Mayfly still on chalkstream trout menu

June 18, 2013 at 3:34 pm

Rain streaked windows, spelled out no fishing for me on my only available day this week, but the good old English weather relented once again and I found myself on the banks of my syndicate river by late afternoon, hoping for a last chance at Mayfly gorged trout.

Always an optimist, I tied on a Shadow Mayfly and went in search of rises, but the surface was undisturbed by any sign of fly, or fish, as I made my way downstream and paused at the tail of a deep pool. I thought it was worth a chuck and pushed down through the now tall undergrowth to the edge of the bank, from where I was able to parachute down the big fly. It had barely settled on the surface, when from below, a shape appeared and the Mayfly was gone in the boil of a take, as a fat wild brown dived back to the riverbed. Now the fun started, the trout running in all directions, only for me to realize, that I’d not extended my net, with the fish crashing around unseen,  somewhere below the bank. On the third attempt, I steered the beaten fish to where I thought my net should be and lifted to feel the weight of a successful netting.

This 13 inch brownie was quickly returned and I moved down to the the next pool, where I’d seen the first rise of the afternoon, a crease between flows holding a fish. The downstream wind blew the fly back a couple of times, but third time lucky again, there was enough slack for a decent drift and it was taken, just as it began to drag, by another battling wildie.

Slightly smaller at over 12 inches, this well marked brown swam off on release and with two fish in ten minutes, I tied on a fresh Mayfly and in the absence of more rises, began searching out along the edges, while I waded up to another pool.

The fly swept by a bush and sank beneath a ripple. On automatic, I made a sideward strike and felt the solid resistance of a good fish, seeing it’s full tail, as it bored deep into the pocket beneath the bush, refusing to budge, then bursting out and speeding off down the shallows, with me in hot pursuit, landing net in hand. An overwintered stockie, it took refuge in a hollow, where I netted it from behind.

At 17 inches with a massive tail, this fish had worked hard for his freedom and it settled back to the slower pace of the hollow to recover, while I decided to take the short drive down river to fish the big S bend, where I’d had  success earlier on this season. Wading back upstream to get out of the river, I couldn’t resist casting to another rise with the sodden Shadow Mayfly. Rubbing in Muccilin , the fly sat in the surface, rather than on it, but it was afloat long enough to take this 11 inch wild trout. Four individual trout, from four locations in under an hour, not bad for an old ‘un.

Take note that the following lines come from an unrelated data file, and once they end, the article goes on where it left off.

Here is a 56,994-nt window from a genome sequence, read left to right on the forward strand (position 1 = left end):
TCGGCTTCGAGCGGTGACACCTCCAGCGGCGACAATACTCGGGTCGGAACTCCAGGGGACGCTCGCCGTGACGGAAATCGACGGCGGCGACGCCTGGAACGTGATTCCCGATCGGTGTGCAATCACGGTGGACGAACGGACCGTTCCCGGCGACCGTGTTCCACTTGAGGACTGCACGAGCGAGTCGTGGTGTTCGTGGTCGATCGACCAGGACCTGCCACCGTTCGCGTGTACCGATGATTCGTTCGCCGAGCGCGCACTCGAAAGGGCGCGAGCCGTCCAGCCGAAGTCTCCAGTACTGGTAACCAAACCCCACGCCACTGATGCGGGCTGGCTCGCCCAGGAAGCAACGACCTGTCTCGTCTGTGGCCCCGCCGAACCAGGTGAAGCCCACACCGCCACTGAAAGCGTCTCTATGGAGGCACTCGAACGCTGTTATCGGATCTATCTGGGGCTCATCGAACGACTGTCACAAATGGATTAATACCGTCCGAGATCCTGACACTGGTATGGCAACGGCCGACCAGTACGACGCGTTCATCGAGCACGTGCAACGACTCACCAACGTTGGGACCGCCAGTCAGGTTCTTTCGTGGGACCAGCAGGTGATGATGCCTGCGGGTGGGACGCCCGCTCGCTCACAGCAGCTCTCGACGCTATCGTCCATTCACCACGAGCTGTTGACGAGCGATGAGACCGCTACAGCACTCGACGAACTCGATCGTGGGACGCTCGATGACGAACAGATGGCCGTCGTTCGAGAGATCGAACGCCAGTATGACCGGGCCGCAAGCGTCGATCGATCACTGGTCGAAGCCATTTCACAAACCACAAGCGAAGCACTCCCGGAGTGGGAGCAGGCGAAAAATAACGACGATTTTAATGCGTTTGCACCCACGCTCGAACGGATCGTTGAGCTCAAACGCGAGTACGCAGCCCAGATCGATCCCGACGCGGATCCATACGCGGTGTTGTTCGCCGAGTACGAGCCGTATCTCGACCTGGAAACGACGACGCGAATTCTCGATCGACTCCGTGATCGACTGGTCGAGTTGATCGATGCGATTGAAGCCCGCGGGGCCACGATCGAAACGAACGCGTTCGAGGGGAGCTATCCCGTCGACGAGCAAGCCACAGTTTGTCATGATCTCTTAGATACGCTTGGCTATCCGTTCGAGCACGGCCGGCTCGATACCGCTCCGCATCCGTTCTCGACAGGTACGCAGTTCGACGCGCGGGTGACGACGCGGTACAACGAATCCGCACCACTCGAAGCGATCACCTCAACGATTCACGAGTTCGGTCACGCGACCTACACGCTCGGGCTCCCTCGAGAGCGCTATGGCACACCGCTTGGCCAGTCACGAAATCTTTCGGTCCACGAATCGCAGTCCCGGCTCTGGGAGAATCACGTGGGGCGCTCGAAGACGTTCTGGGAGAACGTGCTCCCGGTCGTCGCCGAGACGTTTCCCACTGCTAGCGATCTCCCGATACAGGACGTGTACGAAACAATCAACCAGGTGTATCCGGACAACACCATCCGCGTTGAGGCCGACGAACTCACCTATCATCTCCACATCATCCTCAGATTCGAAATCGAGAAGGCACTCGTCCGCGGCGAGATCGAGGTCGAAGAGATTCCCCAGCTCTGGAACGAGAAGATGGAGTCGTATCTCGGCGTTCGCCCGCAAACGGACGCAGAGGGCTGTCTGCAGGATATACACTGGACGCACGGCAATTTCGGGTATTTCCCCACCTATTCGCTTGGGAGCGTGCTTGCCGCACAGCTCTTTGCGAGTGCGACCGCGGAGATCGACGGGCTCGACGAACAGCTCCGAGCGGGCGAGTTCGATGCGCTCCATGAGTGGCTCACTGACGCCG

Resisting further temptation from more rising trout, I drove in my waders down to park at the road bridge. From here it is a 500 yard obstacle course through tussock grass to the S bend, where the stinging nettles were now at chest height along the bank.

Recovering my breath, I could see mayflies popping up to the surface everywhere, drifting down in the flow and lifting off, but no surface activity, bulges and bow waves indicating that the trout preferred taking the mayfly nymphs just below the surface. The wind was swirling about the pool, but now and then it would drop enough for a cast and I got in position at the tail to wait my turn. From that angle, the glare from the surface, even with polaroids, didn’t allow for a visual warning of trout and I kicked myself a couple of times for missing the unmissable. Having put these fish down, I waded deeper into the pool and could see large trout casually nosing into mayflies and managed to briefly hook and lose one, then miss another, before my timing was perfect and I set the hook into a water foaming stockie. Long runs gave way to short bursts of power and I eventually slipped the net under another 17 inch beast.

My need to catch fish was satisfied for another day and this one was returned, while others continued to rise despite my efforts to put them down. By the time I reached the van, I’d been on the water for under two hours, time enough to get my weekly fix, while the unfortunates toiled.